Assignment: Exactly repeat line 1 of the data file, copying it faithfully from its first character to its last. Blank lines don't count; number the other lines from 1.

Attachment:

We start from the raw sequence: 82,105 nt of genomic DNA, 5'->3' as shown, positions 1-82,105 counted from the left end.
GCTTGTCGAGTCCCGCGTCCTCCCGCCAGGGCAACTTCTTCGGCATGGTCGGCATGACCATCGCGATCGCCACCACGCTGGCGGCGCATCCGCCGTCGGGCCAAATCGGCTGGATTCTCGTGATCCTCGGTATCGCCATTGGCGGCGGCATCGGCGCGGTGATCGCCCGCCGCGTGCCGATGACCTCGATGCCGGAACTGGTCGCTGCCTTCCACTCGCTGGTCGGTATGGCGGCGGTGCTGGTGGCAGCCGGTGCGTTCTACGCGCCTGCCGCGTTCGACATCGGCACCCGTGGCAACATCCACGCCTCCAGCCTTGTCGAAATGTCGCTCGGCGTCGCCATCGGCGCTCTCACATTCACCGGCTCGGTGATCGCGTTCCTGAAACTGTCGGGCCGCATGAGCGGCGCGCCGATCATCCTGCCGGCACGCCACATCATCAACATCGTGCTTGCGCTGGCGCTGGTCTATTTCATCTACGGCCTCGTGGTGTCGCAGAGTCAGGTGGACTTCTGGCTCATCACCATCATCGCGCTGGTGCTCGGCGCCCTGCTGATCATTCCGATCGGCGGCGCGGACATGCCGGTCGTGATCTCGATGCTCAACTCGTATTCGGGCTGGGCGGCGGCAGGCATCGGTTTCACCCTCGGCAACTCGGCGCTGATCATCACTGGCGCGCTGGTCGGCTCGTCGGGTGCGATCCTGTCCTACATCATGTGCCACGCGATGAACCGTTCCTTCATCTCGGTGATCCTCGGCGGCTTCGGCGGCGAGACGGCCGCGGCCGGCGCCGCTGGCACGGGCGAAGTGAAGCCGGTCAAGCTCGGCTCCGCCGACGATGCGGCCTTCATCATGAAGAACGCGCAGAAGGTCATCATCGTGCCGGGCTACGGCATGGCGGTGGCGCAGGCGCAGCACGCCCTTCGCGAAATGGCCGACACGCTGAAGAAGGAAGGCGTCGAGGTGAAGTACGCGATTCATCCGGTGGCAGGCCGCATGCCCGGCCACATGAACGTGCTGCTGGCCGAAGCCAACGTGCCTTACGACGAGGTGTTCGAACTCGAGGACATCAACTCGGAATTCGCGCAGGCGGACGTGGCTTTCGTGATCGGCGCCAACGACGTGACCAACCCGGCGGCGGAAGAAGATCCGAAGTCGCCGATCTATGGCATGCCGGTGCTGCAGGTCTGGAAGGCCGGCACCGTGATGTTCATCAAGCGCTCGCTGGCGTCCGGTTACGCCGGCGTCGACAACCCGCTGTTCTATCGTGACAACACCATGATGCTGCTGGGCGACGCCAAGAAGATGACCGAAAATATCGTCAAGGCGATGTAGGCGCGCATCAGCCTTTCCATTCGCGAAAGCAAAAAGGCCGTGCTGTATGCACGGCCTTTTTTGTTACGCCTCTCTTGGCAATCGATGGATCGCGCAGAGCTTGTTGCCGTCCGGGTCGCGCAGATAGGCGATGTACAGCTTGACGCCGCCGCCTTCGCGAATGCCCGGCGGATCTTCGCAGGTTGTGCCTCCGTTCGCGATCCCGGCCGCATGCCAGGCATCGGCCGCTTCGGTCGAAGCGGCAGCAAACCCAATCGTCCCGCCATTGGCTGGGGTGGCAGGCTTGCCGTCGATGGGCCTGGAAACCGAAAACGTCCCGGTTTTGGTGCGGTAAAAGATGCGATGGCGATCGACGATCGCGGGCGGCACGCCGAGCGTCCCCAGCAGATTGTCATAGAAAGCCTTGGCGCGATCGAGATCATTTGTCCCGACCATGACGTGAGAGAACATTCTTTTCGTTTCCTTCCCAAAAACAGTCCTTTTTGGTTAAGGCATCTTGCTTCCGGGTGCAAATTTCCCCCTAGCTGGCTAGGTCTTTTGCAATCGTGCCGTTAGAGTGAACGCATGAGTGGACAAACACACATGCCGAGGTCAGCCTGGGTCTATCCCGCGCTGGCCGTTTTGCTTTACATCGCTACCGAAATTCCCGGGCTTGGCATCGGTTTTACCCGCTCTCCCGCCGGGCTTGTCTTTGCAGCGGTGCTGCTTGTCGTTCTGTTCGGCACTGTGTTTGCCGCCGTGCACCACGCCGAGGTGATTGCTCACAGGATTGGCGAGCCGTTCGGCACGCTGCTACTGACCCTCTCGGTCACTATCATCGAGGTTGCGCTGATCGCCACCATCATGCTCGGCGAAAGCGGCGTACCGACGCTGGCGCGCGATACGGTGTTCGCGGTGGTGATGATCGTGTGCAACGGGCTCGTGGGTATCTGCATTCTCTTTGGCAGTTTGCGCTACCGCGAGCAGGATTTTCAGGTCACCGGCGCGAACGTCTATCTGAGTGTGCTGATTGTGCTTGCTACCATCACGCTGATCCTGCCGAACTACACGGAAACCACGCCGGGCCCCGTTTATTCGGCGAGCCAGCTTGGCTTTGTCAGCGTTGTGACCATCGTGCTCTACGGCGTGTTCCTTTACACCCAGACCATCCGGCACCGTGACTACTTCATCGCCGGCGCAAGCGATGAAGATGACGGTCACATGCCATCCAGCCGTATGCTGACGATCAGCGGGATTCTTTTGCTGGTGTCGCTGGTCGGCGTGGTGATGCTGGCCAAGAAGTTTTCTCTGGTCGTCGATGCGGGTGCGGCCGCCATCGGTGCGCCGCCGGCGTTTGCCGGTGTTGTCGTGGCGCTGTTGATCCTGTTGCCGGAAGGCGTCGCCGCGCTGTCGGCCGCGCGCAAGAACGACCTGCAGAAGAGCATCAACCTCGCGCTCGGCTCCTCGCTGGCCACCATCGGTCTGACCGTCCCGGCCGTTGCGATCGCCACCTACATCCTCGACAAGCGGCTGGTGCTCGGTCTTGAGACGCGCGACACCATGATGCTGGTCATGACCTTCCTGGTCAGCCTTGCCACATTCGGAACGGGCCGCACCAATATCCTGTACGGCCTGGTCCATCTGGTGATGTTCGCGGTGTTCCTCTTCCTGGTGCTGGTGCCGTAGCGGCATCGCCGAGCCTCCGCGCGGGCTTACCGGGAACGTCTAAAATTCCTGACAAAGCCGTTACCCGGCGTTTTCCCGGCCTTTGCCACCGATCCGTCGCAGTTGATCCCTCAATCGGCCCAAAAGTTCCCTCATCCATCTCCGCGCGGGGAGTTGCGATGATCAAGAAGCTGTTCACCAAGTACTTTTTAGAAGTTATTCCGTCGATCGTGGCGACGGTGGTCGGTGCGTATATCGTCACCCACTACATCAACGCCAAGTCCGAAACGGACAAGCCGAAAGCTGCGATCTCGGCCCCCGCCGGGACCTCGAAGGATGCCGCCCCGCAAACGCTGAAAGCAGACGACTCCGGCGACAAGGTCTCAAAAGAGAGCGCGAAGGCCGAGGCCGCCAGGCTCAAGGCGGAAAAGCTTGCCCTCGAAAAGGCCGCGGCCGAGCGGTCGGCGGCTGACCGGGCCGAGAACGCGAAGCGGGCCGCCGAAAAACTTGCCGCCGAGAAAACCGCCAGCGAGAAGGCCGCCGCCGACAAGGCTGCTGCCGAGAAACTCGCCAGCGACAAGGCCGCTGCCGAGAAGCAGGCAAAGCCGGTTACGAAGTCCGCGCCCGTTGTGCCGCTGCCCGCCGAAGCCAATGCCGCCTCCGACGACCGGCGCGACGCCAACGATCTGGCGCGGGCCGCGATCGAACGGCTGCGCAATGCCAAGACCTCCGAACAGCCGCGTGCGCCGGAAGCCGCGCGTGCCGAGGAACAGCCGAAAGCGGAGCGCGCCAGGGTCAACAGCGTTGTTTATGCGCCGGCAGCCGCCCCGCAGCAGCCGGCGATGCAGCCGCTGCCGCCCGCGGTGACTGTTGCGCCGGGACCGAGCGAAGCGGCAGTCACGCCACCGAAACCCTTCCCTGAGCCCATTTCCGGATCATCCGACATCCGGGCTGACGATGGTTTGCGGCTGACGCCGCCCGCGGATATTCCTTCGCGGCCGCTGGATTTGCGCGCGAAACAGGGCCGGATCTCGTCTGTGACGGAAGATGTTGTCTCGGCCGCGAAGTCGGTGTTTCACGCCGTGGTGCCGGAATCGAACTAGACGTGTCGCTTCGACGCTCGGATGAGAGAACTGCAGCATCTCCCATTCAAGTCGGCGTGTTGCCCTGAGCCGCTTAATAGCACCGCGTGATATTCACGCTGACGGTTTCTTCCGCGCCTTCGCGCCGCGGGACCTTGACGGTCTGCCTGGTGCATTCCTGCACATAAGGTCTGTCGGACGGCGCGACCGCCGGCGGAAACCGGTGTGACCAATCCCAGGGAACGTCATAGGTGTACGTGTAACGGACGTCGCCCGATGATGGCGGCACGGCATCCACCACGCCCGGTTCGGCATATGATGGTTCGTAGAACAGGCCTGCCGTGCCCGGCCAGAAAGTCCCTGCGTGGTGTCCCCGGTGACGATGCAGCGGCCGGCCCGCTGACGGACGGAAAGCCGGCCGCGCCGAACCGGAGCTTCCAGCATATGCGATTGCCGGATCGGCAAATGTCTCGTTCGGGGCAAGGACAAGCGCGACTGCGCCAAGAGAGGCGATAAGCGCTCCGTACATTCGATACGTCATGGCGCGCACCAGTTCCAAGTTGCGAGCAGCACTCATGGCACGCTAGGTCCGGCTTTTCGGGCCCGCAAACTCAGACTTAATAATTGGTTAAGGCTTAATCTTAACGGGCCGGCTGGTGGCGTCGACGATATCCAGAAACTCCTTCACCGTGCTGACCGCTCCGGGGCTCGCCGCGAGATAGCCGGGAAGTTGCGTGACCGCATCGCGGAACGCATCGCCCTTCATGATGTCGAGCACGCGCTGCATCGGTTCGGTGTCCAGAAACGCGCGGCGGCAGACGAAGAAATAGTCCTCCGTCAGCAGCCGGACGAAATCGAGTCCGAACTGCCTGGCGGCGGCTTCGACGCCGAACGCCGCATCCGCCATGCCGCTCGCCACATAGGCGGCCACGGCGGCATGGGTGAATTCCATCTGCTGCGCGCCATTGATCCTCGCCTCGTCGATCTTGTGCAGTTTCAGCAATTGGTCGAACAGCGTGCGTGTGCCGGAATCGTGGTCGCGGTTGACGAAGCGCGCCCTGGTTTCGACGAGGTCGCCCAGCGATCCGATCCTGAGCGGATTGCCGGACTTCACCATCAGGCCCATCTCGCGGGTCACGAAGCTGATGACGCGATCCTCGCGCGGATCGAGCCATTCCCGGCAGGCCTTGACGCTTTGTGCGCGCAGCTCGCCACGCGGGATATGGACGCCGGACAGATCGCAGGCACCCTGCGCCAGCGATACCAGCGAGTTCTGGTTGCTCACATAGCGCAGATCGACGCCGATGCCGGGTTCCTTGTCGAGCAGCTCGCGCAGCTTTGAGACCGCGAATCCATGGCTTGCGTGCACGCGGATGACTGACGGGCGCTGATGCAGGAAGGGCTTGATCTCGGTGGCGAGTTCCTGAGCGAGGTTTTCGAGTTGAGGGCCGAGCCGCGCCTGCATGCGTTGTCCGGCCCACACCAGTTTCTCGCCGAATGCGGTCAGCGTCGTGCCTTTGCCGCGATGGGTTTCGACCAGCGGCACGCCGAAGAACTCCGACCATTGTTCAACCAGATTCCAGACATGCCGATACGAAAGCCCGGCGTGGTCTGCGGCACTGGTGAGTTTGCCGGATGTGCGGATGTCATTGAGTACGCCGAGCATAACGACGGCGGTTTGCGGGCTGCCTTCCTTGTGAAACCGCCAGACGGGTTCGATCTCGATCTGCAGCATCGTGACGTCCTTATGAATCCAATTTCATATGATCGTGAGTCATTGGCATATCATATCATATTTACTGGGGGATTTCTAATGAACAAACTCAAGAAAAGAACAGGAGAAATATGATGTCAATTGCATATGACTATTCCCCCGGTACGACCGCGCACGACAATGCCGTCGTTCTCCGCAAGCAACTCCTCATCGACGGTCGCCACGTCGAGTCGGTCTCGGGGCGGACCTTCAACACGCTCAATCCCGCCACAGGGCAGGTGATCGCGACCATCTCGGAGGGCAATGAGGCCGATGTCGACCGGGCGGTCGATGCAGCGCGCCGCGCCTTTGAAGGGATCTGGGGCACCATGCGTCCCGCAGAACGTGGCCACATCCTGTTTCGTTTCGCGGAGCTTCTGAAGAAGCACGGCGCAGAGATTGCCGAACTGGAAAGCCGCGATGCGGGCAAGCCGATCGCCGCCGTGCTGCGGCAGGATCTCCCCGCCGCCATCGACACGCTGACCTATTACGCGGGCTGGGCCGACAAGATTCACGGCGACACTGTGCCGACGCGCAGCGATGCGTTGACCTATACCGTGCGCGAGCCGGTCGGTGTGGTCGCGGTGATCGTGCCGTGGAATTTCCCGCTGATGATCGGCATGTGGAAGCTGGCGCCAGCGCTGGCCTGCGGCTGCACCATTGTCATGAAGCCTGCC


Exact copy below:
We start from the raw sequence: 82,105 nt of genomic DNA, 5'->3' as shown, positions 1-82,105 counted from the left end.